network slicing

Nokia adds extreme automation to 4G and 5G network slicing – SiliconANGLE News


network slicing

Nokia Corp, said today it’s adding new 4G and 5G network slicing automation capabilities that will make it faster for telecommunications firms to deliver new services to customers.

Network slicing is used to optimize the allocation of networking resources to increase efficiency. It works by separating the control plane, which is the part of a network that carries signaling traffic, from the user plane, which carries networking traffic. With network slicing, operators can offer new services using specific slices or portions of the network that are section and tailored for specific use cases.

But as the number of different slices, customers and services grow, automation of slicing becomes essential for fast delivery and assurance, Nokia said. As such, its new slicing management solution includes assurance tools and controllers that span radio access network, transport and core network domains.

Network slicing automation operates as a software layer above the network, which means it can be programmed to be more consumable for end users via slices. The feature is useful in both 4G and 5G networks, the company said, and reduces the time it takes to deliver new services from hours or days to just minutes.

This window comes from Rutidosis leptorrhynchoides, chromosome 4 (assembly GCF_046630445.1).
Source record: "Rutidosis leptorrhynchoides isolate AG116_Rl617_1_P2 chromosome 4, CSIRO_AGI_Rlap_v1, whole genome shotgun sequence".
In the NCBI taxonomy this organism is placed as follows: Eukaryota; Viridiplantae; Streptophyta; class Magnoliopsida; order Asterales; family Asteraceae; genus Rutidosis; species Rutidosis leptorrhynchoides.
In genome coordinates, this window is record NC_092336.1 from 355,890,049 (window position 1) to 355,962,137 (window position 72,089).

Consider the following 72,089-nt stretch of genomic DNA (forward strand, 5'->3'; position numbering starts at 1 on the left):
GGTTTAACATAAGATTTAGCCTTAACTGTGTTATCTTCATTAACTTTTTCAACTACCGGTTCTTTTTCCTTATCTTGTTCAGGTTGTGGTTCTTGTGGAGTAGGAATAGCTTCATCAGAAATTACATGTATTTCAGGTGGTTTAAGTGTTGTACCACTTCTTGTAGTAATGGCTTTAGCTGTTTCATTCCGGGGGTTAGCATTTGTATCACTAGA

Nokia said the automated capabilities are being made available through software packages for its 4G and 5G New Radio network slicing product that was announced in February, and its Network Services Platform for transport and core. They enable real-time automation that makes it possible for network operators to create, modify and delete large numbers of slices in different domains.

Within these slices, operators can then create unique customer policies and group profiles and allocate performance, quality, routing and security resources as they see fit. It makes it possible to provide a variety of networking services for different use cases, such as small and large enterprises, private wireless and “internet of things” networks.

“By adding extreme automation capabilities, we are offering operators a single, modular solution that helps them deliver a new wealth of services at unprecedented speeds,” said Sasa Nijemcevic, head of network automation for Nokia’s IP/Optical Networks business.

Image: Rawpixel/Freepik

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